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  4. I have only a small taste of your experience, but I feel I have lived a little inside my own version of the question of how to carry on. Not long ago, I moved to the west coast to care for my daughter, who had been diagnosed with a massive, aggressive form of cancer. Someone asked how I got through those months. I had no answer, because I didn't, and still don't, know. Once, when pressed, I described my daily ritual. Before dawn, I'd be lying in bed saying helpmehelpmehelpme into the air. Then I'd get up. Put one foot in front of the other. That's all I knew. In the face of the loss you describe, I know even less. But I have developed great faith in moving one step at a time. I wish you strength, and peace.

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    1. Oh my Karen. I had no idea. I never slept without a phone next to my head. I too recall those help me mantras i said into the dark. Someone was listening. I pray your daughter is well now. I pray she is living well and healthy.

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  5. My husband died three years ago in September, and all I can tell you about me is that I miss all that you shared, too, but each day I find the good in my life so I can continue sharing his story with others, with our children and grandchildren, with those who never had the pleasure of knowing him. I hear your grief, and I am sorry for your great loss.

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    1. Thank you Linda. I appreciate you sharing your story and I'm so sorry for your loss as I know how cruel and devastating the loss of a husband can be. I do believe in time healing, along with faith and talk, and feeling.

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  6. I thought about you throughout the day, Maryanne. Perhaps Tuesday brought you to my mind, but I suspect it's something else. I was a teenager when my father died, and he's been on my mind a lot recently, too. Your words haunt me and remind me that each moment is precious, that I must embrace each one.

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    1. I suspect it is something else too. Thank you Glenda for sharing your story and I am sorry about your dad. Tonight was a tough one for Dev.

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  7. I don't know that I am up to the challenge of making a proper comment after reading your post. Its beauty and its sorrow will stay with me. I am so sorry for your loss, and so thankful you are able to write about it.

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    1. Thank you Sonja for writing what you did. It soothes me.

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  8. Your loss is great, and as you already know it will be with you always. So much to miss, though, means there is so much to remember.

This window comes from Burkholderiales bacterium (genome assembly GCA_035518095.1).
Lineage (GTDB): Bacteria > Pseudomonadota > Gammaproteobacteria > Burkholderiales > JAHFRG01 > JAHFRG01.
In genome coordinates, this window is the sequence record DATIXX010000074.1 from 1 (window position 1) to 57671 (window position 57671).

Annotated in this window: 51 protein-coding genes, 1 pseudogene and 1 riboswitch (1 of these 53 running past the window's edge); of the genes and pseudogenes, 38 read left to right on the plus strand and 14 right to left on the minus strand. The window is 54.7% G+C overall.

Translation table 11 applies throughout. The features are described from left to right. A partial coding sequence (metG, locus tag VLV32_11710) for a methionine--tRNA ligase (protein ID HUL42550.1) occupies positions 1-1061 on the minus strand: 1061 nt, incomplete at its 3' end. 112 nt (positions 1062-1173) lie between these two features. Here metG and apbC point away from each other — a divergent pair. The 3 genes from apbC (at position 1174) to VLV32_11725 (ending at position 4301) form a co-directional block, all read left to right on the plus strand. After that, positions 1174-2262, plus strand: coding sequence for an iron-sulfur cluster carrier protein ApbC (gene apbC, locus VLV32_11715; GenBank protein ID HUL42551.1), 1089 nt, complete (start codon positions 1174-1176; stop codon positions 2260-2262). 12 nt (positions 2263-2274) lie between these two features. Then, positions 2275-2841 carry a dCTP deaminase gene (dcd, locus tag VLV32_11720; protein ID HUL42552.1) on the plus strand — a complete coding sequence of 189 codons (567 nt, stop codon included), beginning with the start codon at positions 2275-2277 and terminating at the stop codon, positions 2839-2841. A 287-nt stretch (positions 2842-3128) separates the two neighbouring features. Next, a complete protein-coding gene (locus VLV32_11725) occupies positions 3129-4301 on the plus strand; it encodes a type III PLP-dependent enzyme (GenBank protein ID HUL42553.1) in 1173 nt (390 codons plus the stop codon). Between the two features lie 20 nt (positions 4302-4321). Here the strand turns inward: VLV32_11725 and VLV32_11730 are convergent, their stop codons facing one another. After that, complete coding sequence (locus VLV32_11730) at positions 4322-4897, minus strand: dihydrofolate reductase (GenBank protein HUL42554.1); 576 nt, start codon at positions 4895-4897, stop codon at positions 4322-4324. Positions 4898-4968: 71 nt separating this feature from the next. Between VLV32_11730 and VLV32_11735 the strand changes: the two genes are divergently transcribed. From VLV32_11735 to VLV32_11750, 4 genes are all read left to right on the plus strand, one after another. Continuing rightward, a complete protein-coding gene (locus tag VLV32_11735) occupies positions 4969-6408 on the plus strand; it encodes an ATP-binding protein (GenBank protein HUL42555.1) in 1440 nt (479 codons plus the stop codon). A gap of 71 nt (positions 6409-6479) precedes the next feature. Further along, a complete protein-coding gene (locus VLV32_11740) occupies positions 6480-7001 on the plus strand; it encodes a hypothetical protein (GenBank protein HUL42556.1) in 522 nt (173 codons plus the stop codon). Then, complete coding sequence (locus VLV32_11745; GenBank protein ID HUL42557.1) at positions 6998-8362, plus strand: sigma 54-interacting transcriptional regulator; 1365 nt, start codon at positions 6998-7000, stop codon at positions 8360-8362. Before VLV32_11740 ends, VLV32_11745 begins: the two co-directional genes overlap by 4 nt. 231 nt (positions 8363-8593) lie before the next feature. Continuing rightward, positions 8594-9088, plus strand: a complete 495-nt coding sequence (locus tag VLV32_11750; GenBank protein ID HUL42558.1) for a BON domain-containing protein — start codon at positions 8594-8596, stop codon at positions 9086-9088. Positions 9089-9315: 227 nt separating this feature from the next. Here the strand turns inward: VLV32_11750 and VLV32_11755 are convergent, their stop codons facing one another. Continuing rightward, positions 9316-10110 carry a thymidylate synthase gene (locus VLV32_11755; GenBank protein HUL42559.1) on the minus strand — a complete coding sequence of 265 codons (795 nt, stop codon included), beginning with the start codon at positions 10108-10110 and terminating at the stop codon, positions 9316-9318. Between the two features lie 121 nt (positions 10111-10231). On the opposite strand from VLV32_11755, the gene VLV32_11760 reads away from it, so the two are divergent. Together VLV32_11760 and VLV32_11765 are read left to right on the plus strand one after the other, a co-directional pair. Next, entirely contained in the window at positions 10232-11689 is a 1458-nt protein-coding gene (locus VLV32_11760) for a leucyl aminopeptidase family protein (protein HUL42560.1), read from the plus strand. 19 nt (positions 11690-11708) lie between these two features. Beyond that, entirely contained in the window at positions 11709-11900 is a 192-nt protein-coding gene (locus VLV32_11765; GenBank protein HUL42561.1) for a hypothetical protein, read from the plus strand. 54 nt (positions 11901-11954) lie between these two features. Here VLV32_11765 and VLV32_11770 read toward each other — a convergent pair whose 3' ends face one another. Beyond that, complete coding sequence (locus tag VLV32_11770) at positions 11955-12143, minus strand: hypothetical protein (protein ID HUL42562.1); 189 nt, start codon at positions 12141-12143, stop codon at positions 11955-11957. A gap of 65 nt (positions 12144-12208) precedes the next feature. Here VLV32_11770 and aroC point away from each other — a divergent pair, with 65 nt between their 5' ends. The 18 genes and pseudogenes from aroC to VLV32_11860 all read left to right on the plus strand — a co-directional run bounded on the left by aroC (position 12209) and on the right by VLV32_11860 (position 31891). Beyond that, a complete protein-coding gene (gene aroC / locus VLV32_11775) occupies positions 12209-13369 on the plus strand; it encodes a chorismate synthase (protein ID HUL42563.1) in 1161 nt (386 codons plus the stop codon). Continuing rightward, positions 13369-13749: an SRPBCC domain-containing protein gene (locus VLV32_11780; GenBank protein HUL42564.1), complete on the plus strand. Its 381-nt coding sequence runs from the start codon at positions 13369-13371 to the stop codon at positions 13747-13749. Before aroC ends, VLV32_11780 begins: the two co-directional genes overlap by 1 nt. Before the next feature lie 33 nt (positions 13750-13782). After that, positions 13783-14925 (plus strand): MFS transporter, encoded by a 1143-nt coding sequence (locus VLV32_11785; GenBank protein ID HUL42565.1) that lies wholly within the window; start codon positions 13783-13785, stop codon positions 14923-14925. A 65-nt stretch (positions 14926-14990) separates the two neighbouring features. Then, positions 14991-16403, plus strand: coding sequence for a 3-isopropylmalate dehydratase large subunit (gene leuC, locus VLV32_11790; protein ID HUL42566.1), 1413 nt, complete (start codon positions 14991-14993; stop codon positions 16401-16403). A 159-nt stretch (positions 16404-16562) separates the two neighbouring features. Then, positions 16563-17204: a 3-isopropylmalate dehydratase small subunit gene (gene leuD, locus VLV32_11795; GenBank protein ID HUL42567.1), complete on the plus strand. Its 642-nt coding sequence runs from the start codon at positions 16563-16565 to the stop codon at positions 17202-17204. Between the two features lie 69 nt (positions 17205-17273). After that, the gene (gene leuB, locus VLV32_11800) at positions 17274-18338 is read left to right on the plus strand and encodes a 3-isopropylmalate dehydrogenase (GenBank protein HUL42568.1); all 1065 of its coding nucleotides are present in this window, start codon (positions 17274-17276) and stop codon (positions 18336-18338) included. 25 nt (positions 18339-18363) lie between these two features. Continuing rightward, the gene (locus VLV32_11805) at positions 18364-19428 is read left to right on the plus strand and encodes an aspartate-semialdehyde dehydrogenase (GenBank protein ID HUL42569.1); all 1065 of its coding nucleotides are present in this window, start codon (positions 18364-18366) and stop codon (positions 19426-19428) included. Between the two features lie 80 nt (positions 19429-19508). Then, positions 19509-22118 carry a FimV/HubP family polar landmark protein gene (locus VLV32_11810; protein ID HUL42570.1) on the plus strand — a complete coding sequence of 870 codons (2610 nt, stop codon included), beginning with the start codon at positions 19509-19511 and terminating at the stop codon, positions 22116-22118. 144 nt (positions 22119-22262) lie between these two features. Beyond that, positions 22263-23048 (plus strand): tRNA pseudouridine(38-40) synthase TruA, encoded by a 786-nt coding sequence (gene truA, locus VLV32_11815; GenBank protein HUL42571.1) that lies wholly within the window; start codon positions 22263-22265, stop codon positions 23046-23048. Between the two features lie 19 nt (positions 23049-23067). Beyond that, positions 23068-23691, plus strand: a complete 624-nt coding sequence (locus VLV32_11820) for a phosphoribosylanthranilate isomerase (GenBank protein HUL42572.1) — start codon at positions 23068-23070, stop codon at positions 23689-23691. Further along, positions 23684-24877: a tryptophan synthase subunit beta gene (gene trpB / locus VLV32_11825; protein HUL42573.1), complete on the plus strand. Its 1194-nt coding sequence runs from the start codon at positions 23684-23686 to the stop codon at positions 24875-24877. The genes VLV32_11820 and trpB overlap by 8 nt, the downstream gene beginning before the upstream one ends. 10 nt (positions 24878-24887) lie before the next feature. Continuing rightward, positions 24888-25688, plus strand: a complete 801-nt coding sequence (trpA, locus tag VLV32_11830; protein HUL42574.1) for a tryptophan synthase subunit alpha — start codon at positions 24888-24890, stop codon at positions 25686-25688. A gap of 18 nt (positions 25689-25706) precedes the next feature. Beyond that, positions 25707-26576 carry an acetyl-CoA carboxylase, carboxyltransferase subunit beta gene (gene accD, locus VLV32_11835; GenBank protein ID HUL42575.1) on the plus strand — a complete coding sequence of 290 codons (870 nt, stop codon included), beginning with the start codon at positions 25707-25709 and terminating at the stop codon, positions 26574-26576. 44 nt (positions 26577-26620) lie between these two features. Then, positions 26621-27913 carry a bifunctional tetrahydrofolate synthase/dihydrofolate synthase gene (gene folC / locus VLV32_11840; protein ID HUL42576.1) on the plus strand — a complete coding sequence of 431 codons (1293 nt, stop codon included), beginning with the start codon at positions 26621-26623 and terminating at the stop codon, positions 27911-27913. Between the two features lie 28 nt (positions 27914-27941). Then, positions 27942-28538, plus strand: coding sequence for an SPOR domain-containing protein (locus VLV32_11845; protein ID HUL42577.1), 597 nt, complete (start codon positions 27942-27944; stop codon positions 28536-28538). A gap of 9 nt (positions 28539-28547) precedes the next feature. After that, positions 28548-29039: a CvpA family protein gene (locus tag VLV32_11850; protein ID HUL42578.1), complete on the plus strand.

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    1. Yes. I hadn't thought of it that way. But there is tons and tons to remember.

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  9. I just started an online writing course, and one of the required readings included an excerpt from a journalist who once had to interview a woman who was managing a farm after her husband died. It was a challenge for her, but the journalist ended up being so very humbled by watching her take a deep breath and do what she had to do, every single morning. "I realized," he wrote, "that every ending is really a new beginning." I thought that statement was fascinating, comforting, a little painful, and very true. I hope you might find a little bit of solace in his words. Thinking of you and your son--

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    1. Thank you. Beginning is difficult. No other choice though.

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  10. I grow every time I read your thoughts. You bring me Rob and Dev. And with them, come my father, my husband, my sons and I hold them a little tighter.

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    1. Thank you Julianne. That means a lot. Yes, live well.

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  11. Mary Ann,
    Everything about this post reaches deep into my heart as I read. The writing. The words. Your art. You so perfectly find the words and images to express all that Rob meant to you. The paragraph about all you miss is so descriptive. While it had to be a hard one to write, it will certainly be one to treasure. When you speak of alll of Dev's firsts Rob will miss, you touch on something so many of us fear: missing the people we love the most. There are no words of comfort for this hard journey you walk. I only hope with every memory you capture, every word you write here, every reader that stops by moved by your story, some grief can be carried away.

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    1. Cathy, I hadn't thought about grief being carried away, but I suspect there's truth to that. I write and press publish and I do feel as if a burden has been lifted . Thx

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  12. This takes me back to your list Mary Ann ~ I believe the title was something such as 100 Things I am anger about; similar sentiments, but the tone has grown different; perhaps days/months past, perhaps steps forward - maybe both. While I can not even grasp the weight of grief you and Devon have experienced ~ I do know loss and work with individuals that have experienced loss. Somedays what has helped me is that deep breathe and the mantra that 'Today is another day' - some are good, some are very difficult -- but your journey, your writing, art your art journaling will hold the answers you need I believe. And today, it might give you the answer - and as time passes, the same writing and art journal may hold a different pearl of wisdom.

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    1. I think when I have enough distance, enough healing rereading might well reveal what I simply could not know now.

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  13. Wow- what a beautiful tribute to your husband, the love you shared (and still share) and your hopes for your son. It must feel so hard to go on without him by your side, but as you said, it is a beginning.

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    1. It is a beginning and a loss. Both/and. Thx for reading & commenting.

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  14. Wow- what a beautiful tribute to your husband, the love you shared (and still share) and your hopes for your son. It must feel so hard to go on without him by your side, but as you said, it is a beginning.